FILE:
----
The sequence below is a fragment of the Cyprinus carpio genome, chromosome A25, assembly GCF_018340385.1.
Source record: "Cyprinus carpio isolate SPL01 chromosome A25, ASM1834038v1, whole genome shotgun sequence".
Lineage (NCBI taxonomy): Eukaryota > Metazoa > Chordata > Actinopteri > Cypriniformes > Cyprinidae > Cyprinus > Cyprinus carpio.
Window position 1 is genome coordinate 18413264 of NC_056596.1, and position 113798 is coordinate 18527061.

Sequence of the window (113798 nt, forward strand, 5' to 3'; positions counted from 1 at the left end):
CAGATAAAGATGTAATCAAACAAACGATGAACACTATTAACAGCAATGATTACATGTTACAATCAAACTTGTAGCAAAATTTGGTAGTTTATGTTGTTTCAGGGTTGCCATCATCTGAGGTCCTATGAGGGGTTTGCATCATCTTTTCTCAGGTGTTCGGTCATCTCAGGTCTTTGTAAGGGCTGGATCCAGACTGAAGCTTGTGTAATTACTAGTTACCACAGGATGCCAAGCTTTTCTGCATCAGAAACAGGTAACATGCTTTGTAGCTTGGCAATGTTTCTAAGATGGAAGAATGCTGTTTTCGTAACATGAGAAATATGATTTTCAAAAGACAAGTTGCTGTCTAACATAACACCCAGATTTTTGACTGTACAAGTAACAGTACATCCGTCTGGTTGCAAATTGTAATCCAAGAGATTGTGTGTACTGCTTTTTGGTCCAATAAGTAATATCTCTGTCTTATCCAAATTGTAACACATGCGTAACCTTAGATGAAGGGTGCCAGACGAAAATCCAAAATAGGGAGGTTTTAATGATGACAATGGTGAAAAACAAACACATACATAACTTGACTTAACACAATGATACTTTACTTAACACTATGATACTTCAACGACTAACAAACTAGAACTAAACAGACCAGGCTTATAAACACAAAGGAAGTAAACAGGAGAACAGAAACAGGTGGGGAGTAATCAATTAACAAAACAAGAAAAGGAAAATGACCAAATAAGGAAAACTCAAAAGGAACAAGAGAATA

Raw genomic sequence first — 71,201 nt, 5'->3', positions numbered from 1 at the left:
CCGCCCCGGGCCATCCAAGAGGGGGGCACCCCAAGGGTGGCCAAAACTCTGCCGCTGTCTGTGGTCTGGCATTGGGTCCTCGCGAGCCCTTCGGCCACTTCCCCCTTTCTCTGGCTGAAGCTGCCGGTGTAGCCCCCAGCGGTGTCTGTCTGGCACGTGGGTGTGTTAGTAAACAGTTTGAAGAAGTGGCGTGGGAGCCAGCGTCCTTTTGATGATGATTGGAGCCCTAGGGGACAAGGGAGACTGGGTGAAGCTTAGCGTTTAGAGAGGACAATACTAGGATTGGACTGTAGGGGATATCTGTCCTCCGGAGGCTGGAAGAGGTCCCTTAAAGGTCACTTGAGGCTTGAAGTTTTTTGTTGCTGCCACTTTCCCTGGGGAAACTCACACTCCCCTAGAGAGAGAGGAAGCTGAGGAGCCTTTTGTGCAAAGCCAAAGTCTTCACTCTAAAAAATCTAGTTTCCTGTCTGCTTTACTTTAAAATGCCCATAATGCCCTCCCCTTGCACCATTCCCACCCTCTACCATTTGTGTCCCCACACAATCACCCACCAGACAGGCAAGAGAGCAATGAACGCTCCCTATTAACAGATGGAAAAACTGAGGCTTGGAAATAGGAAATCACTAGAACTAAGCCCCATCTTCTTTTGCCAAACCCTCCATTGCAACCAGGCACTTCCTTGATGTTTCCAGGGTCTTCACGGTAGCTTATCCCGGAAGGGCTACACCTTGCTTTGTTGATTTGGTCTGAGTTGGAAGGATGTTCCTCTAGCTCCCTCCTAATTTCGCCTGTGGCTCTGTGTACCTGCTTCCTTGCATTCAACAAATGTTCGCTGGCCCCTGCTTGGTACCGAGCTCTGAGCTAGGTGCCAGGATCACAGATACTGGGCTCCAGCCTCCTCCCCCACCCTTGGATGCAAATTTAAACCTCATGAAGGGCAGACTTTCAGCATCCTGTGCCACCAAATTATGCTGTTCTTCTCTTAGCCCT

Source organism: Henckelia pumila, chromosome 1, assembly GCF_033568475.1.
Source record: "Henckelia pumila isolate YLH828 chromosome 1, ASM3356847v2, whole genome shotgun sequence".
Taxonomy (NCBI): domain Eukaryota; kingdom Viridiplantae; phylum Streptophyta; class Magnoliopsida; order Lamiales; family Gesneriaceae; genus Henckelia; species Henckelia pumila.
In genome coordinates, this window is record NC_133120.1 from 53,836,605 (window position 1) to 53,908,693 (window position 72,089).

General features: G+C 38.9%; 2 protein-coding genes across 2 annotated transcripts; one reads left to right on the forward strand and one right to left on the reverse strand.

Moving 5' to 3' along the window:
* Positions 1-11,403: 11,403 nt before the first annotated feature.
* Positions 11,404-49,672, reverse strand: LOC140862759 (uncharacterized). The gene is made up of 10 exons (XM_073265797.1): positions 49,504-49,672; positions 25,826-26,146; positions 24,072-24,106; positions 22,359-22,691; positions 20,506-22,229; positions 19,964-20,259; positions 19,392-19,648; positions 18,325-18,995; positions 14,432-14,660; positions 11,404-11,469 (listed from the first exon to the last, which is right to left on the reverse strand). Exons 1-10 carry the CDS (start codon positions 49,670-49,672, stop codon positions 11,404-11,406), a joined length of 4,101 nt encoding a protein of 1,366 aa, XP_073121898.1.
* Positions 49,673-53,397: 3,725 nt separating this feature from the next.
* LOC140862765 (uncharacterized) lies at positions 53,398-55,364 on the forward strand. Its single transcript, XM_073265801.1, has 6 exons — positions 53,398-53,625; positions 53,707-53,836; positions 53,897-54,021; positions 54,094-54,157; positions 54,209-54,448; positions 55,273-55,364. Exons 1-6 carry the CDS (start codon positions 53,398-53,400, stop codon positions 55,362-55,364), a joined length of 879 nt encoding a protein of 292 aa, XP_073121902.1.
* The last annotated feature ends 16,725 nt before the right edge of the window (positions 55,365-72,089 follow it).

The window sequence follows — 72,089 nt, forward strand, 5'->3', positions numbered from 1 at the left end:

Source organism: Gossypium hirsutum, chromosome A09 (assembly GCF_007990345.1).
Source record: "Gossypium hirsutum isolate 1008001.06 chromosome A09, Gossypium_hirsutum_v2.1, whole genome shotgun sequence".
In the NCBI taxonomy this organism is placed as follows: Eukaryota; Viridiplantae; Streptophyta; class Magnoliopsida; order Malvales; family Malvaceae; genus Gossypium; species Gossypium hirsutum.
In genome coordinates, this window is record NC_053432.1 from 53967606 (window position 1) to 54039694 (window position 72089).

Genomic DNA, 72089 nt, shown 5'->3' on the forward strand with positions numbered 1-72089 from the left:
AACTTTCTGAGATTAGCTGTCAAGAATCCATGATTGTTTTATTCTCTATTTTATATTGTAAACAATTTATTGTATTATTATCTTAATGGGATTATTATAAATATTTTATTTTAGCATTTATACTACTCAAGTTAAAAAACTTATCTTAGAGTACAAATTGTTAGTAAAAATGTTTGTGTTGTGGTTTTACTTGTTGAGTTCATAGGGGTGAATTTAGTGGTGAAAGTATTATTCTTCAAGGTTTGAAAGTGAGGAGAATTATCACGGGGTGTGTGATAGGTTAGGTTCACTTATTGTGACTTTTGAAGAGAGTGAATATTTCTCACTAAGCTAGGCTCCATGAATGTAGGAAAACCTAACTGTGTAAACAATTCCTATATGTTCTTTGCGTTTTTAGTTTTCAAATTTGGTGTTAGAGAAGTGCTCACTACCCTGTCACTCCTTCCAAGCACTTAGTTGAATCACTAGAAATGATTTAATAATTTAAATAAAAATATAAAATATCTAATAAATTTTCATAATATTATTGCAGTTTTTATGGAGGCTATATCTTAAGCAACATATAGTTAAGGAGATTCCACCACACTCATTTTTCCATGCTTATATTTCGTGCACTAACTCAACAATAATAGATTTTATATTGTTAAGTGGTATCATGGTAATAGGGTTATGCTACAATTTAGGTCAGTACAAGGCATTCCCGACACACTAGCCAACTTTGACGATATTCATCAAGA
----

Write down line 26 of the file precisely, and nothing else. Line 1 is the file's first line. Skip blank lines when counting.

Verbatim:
AACTTTCTGAGATTAGCTGTCAAGAATCCATGATTGTTTTATTCTCTATTTTATATTGTAAACAATTTATTGTATTATTATCTTAATGGGATTATTATAAATATTTTATTTTAGCATTTATACTACTCAAGTTAAAAAACTTATCTTAGAGTACAAATTGTTAGTAAAAATGTTTGTGTTGTGGTTTTACTTGTTGAGTTCATAGGGGTGAATTTAGTGGTGAAAGTATTATTCTTCAAGGTTTGAAAGTGAGGAGAATTATCACGGGGTGTGTGATAGGTTAGGTTCACTTATTGTGACTTTTGAAGAGAGTGAATATTTCTCACTAAGCTAGGCTCCATGAATGTAGGAAAACCTAACTGTGTAAACAATTCCTATATGTTCTTTGCGTTTTTAGTTTTCAAATTTGGTGTTAGAGAAGTGCTCACTACCCTGTCACTCCTTCCAAGCACTTAGTTGAATCACTAGAAATGATTTAATAATTTAAATAAAAATATAAAATATCTAATAAATTTTCATAATATTATTGCAGTTTTTATGGAGGCTATATCTTAAGCAACATATAGTTAAGGAGATTCCACCACACTCATTTTTCCATGCTTATATTTCGTGCACTAACTCAACAATAATAGATTTTATATTGTTAAGTGGTATCATGGTAATAGGGTTATGCTACAATTTAGGTCAGTACAAGGCATTCCCGACACACTAGCCAACTTTGACGATATTCATCAAGA